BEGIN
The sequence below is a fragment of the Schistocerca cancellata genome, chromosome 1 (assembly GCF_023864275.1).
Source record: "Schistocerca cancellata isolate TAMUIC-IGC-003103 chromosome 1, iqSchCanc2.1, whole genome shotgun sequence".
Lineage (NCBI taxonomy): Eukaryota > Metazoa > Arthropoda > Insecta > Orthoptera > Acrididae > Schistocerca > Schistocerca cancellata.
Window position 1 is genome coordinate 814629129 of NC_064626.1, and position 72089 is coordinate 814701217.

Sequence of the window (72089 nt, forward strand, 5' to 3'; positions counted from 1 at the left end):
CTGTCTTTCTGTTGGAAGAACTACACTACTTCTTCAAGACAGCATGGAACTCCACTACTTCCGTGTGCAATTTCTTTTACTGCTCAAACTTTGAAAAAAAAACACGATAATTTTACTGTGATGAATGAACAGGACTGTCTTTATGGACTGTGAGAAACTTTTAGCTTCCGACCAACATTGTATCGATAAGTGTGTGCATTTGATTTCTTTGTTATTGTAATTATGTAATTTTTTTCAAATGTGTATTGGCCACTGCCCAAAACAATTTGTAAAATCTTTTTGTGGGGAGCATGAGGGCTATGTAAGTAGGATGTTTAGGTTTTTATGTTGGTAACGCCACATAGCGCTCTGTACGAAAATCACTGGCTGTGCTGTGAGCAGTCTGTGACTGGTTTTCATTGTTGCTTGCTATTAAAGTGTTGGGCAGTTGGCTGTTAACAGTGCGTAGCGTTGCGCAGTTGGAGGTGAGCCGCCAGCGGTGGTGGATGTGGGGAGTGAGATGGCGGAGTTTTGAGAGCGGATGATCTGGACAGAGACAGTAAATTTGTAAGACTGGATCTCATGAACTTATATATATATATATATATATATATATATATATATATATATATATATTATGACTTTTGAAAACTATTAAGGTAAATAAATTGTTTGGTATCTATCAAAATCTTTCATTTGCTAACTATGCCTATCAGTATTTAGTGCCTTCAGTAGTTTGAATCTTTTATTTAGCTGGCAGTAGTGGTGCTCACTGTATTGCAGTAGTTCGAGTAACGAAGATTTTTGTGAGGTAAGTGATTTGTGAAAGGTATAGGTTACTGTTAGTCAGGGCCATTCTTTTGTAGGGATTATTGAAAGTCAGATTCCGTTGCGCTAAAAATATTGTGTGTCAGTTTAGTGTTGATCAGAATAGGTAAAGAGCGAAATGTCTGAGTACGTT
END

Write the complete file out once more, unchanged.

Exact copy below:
The sequence below is a fragment of the Schistocerca cancellata genome, chromosome 1 (assembly GCF_023864275.1).
Source record: "Schistocerca cancellata isolate TAMUIC-IGC-003103 chromosome 1, iqSchCanc2.1, whole genome shotgun sequence".
Lineage (NCBI taxonomy): Eukaryota > Metazoa > Arthropoda > Insecta > Orthoptera > Acrididae > Schistocerca > Schistocerca cancellata.
Window position 1 is genome coordinate 814629129 of NC_064626.1, and position 72089 is coordinate 814701217.

Sequence of the window (72089 nt, forward strand, 5' to 3'; positions counted from 1 at the left end):
CTGTCTTTCTGTTGGAAGAACTACACTACTTCTTCAAGACAGCATGGAACTCCACTACTTCCGTGTGCAATTTCTTTTACTGCTCAAACTTTGAAAAAAAAACACGATAATTTTACTGTGATGAATGAACAGGACTGTCTTTATGGACTGTGAGAAACTTTTAGCTTCCGACCAACATTGTATCGATAAGTGTGTGCATTTGATTTCTTTGTTATTGTAATTATGTAATTTTTTTCAAATGTGTATTGGCCACTGCCCAAAACAATTTGTAAAATCTTTTTGTGGGGAGCATGAGGGCTATGTAAGTAGGATGTTTAGGTTTTTATGTTGGTAACGCCACATAGCGCTCTGTACGAAAATCACTGGCTGTGCTGTGAGCAGTCTGTGACTGGTTTTCATTGTTGCTTGCTATTAAAGTGTTGGGCAGTTGGCTGTTAACAGTGCGTAGCGTTGCGCAGTTGGAGGTGAGCCGCCAGCGGTGGTGGATGTGGGGAGTGAGATGGCGGAGTTTTGAGAGCGGATGATCTGGACAGAGACAGTAAATTTGTAAGACTGGATCTCATGAACTTATATATATATATATATATATATATATATATATATATATATATATATTATGACTTTTGAAAACTATTAAGGTAAATAAATTGTTTGGTATCTATCAAAATCTTTCATTTGCTAACTATGCCTATCAGTATTTAGTGCCTTCAGTAGTTTGAATCTTTTATTTAGCTGGCAGTAGTGGTGCTCACTGTATTGCAGTAGTTCGAGTAACGAAGATTTTTGTGAGGTAAGTGATTTGTGAAAGGTATAGGTTACTGTTAGTCAGGGCCATTCTTTTGTAGGGATTATTGAAAGTCAGATTCCGTTGCGCTAAAAATATTGTGTGTCAGTTTAGTGTTGATCAGAATAGGTAAAGAGCGAAATGTCTGAGTACGTT